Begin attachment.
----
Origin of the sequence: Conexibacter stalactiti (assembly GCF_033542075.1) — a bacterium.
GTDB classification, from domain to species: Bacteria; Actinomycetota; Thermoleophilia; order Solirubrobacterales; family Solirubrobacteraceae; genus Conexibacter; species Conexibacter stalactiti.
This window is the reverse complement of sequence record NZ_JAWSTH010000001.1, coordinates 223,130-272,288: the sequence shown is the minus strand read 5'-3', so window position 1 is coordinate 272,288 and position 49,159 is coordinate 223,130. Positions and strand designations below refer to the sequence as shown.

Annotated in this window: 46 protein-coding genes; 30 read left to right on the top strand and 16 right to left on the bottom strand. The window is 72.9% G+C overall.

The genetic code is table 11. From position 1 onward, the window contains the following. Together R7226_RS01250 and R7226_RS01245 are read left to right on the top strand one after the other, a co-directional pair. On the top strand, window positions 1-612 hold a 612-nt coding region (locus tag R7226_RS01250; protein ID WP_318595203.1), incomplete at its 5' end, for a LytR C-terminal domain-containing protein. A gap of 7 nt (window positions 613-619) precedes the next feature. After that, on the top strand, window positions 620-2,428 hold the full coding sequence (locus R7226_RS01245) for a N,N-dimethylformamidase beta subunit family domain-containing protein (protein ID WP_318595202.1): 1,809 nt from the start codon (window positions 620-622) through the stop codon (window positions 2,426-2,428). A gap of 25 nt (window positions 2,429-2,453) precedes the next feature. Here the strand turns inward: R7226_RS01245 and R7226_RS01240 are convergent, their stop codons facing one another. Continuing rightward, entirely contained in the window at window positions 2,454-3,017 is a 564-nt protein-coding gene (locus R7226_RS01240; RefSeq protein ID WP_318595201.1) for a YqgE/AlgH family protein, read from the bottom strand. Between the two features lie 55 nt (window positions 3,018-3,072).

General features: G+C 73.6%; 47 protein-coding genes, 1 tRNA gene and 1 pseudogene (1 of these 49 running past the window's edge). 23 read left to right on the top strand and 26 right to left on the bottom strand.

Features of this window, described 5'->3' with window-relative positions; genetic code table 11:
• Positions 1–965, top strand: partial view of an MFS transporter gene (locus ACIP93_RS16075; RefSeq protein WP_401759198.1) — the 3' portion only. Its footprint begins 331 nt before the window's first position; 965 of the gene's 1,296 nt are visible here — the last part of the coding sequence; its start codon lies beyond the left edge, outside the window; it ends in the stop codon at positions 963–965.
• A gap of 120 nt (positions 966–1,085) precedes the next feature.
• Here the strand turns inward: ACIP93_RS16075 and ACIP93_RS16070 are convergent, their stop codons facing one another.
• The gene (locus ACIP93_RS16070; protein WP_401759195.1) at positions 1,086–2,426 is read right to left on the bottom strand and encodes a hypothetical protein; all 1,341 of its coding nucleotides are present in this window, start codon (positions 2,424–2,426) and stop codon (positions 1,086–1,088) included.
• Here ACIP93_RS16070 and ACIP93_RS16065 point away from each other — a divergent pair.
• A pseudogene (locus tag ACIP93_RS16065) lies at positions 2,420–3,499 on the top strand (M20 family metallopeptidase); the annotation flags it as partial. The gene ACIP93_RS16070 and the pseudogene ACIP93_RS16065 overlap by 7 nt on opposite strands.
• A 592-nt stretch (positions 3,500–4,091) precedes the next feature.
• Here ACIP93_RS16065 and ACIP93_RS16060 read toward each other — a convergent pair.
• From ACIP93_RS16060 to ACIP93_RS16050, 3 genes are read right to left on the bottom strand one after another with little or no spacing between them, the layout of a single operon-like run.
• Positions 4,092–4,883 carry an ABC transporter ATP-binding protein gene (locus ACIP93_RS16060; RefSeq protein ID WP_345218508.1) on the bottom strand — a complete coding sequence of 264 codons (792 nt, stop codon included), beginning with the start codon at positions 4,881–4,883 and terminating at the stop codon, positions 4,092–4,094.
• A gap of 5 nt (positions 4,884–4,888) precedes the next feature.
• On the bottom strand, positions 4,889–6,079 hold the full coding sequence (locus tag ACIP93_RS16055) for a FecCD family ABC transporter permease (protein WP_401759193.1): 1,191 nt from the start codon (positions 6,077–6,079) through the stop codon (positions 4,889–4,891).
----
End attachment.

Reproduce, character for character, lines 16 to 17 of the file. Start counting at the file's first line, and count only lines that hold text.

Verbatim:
• From ACIP93_RS16060 to ACIP93_RS16050, 3 genes are read right to left on the bottom strand one after another with little or no spacing between them, the layout of a single operon-like run.
• Positions 4,092–4,883 carry an ABC transporter ATP-binding protein gene (locus ACIP93_RS16060; RefSeq protein ID WP_345218508.1) on the bottom strand — a complete coding sequence of 264 codons (792 nt, stop codon included), beginning with the start codon at positions 4,881–4,883 and terminating at the stop codon, positions 4,092–4,094.